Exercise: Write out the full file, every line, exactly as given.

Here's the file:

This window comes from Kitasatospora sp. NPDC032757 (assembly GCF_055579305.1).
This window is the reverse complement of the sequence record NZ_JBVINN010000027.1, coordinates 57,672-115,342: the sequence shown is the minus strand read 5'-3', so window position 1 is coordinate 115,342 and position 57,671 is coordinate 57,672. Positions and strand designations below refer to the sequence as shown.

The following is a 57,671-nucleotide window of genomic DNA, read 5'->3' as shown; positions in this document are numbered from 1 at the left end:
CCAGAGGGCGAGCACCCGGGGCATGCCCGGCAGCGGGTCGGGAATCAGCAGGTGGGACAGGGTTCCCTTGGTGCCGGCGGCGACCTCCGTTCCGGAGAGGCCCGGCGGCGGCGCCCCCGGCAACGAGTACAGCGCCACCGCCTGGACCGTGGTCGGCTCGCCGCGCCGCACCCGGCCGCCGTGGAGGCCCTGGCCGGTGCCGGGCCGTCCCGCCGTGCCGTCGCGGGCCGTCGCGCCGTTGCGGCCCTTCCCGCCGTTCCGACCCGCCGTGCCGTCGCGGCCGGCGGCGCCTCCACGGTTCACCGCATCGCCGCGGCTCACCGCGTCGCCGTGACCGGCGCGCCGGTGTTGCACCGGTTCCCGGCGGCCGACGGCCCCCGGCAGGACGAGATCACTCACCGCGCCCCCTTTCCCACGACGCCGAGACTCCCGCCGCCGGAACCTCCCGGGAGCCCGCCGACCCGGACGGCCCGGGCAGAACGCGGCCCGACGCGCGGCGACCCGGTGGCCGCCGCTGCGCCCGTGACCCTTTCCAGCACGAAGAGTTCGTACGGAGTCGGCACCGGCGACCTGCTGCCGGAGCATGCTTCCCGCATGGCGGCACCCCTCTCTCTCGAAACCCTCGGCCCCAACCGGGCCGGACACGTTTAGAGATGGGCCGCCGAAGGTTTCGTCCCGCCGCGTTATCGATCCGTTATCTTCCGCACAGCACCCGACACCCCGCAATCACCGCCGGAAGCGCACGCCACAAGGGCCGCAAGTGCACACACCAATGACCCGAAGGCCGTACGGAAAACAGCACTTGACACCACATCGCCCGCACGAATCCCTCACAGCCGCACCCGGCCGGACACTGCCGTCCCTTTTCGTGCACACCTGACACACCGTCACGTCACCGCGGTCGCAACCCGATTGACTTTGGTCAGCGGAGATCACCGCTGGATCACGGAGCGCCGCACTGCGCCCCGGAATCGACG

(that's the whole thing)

This window comes from Kitasatospora sp. NPDC032757 (assembly GCF_055579305.1).
This window is the reverse complement of the sequence record NZ_JBVINN010000027.1, coordinates 57,672-115,342: the sequence shown is the minus strand read 5'-3', so window position 1 is coordinate 115,342 and position 57,671 is coordinate 57,672. Positions and strand designations below refer to the sequence as shown.

The following is a 57,671-nucleotide window of genomic DNA, read 5'->3' as shown; positions in this document are numbered from 1 at the left end:
CCAGAGGGCGAGCACCCGGGGCATGCCCGGCAGCGGGTCGGGAATCAGCAGGTGGGACAGGGTTCCCTTGGTGCCGGCGGCGACCTCCGTTCCGGAGAGGCCCGGCGGCGGCGCCCCCGGCAACGAGTACAGCGCCACCGCCTGGACCGTGGTCGGCTCGCCGCGCCGCACCCGGCCGCCGTGGAGGCCCTGGCCGGTGCCGGGCCGTCCCGCCGTGCCGTCGCGGGCCGTCGCGCCGTTGCGGCCCTTCCCGCCGTTCCGACCCGCCGTGCCGTCGCGGCCGGCGGCGCCTCCACGGTTCACCGCATCGCCGCGGCTCACCGCGTCGCCGTGACCGGCGCGCCGGTGTTGCACCGGTTCCCGGCGGCCGACGGCCCCCGGCAGGACGAGATCACTCACCGCGCCCCCTTTCCCACGACGCCGAGACTCCCGCCGCCGGAACCTCCCGGGAGCCCGCCGACCCGGACGGCCCGGGCAGAACGCGGCCCGACGCGCGGCGACCCGGTGGCCGCCGCTGCGCCCGTGACCCTTTCCAGCACGAAGAGTTCGTACGGAGTCGGCACCGGCGACCTGCTGCCGGAGCATGCTTCCCGCATGGCGGCACCCCTCTCTCTCGAAACCCTCGGCCCCAACCGGGCCGGACACGTTTAGAGATGGGCCGCCGAAGGTTTCGTCCCGCCGCGTTATCGATCCGTTATCTTCCGCACAGCACCCGACACCCCGCAATCACCGCCGGAAGCGCACGCCACAAGGGCCGCAAGTGCACACACCAATGACCCGAAGGCCGTACGGAAAACAGCACTTGACACCACATCGCCCGCACGAATCCCTCACAGCCGCACCCGGCCGGACACTGCCGTCCCTTTTCGTGCACACCTGACACACCGTCACGTCACCGCGGTCGCAACCCGATTGACTTTGGTCAGCGGAGATCACCGCTGGATCACGGAGCGCCGCACTGCGCCCCGGAATCGACG